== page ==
For many years, my brother, brother in laws, a few selected friends, and I would return to the same secluded spot in an unused part of a national forest. It was a weekend camp we looked forward to all year, even though the site was rocky and sloped. The trip was a time for reflection, good conversation, and–in the beginning–mass quantities of alcohol.
One of my brother-in-laws is a gourmet campsite cook, and the meals he prepared were always a highlight of each trip. There is nothing that compares to sleeping in tents on a warm clear evening, sitting around a roaring camp fire–which was the first order of business upon our arrival–and eating well prepared food in the wild.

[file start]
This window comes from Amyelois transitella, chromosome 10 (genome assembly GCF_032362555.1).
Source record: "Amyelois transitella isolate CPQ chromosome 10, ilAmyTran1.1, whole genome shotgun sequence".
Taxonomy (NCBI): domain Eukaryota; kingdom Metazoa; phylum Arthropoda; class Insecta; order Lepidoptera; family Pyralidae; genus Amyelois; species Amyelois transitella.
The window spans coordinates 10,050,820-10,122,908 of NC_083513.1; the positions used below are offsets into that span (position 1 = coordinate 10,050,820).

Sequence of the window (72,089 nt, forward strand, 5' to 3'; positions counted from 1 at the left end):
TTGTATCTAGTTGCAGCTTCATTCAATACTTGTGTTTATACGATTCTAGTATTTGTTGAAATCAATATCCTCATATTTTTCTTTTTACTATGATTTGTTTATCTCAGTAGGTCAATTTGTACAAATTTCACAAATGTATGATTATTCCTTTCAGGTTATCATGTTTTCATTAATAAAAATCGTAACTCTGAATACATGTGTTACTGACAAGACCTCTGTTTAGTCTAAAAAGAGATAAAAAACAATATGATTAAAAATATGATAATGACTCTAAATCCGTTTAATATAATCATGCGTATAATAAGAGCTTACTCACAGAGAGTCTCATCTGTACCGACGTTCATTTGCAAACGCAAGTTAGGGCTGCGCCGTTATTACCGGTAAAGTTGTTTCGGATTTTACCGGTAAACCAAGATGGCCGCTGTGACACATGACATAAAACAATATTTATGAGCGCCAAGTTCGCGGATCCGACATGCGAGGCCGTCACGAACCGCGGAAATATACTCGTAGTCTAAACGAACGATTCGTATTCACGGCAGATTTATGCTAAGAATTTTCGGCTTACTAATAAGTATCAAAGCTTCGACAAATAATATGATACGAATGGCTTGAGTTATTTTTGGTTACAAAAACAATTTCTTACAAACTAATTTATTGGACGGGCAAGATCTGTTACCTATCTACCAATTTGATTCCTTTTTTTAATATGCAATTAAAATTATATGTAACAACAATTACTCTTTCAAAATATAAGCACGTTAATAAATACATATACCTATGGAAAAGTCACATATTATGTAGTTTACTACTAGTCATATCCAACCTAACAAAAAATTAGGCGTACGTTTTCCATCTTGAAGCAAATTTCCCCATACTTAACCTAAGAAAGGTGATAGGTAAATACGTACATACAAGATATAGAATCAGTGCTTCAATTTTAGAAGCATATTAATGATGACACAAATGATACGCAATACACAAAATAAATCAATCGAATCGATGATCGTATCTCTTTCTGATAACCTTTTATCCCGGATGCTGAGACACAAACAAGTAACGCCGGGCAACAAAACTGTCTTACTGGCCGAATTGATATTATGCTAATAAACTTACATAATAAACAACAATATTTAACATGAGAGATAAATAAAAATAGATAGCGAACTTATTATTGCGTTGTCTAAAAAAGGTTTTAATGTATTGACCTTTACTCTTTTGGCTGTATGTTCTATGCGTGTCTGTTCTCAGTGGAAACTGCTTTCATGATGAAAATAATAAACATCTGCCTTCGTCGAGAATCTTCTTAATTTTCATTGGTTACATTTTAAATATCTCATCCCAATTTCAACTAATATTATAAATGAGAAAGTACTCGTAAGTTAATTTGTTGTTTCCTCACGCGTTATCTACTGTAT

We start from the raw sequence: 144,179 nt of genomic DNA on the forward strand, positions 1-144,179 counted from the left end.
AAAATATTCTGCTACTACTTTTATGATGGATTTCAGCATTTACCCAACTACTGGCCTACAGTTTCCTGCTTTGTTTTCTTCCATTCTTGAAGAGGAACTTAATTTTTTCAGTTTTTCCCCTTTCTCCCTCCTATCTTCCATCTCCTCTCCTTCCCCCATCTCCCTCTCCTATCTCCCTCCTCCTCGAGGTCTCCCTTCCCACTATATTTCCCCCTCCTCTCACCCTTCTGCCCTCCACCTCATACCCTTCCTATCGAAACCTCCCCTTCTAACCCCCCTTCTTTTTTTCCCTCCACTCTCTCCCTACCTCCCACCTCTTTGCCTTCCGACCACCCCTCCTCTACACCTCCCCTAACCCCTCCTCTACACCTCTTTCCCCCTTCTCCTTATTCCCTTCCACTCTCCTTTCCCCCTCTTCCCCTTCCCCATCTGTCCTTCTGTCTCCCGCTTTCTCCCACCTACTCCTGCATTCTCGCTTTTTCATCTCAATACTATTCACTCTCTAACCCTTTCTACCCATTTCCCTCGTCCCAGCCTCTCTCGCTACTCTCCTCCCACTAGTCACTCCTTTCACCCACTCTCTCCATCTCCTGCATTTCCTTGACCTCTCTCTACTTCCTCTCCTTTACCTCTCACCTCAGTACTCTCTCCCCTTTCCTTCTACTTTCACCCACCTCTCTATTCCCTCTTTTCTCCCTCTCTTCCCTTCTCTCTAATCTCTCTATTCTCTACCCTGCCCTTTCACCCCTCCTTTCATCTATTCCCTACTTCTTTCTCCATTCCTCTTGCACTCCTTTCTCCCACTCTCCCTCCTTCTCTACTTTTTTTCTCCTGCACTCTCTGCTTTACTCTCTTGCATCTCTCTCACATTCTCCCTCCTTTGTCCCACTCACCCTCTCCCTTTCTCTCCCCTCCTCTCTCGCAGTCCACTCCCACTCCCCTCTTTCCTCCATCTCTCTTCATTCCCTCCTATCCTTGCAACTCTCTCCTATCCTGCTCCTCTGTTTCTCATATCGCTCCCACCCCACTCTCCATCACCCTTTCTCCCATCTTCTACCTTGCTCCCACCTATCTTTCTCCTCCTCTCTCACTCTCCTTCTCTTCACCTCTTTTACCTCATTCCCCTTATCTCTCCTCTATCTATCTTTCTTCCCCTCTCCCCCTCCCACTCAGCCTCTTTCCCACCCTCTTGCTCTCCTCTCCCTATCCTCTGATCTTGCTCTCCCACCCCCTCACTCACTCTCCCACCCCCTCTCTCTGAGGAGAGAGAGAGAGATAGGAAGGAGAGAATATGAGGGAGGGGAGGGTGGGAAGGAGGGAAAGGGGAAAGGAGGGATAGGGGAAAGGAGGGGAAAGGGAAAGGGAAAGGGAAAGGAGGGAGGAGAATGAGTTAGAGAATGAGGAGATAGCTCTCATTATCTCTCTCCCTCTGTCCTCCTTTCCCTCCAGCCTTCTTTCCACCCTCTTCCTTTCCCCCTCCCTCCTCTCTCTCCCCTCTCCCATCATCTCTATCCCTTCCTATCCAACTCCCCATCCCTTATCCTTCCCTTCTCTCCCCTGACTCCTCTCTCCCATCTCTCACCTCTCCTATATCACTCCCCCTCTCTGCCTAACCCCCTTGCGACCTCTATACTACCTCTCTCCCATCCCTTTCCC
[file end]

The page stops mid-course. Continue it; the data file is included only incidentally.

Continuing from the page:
At the end of each trip, we would select a rock. Not a big rock, but one large enough to accept all our signatures. We would sign and date each memento and take it home for safe keeping.
We have not returned for several years due to various complications of life, although there are always plans to do so. We are no longer young, and my brother has gone to a better place, but those memories exist. Because of those rocks our experiences will not be forgotten.
There are sixteen ordinary rocks lined up on a long shelf in my garage. Sixteen stones that have taken on new meaning, as they allow us to return to our special campsite and the many memories made there.
The included painting is my representation of our campsite–awaiting our return.
Hope you enjoy,
Jonathan G. Meyer (Keeper of the rocks)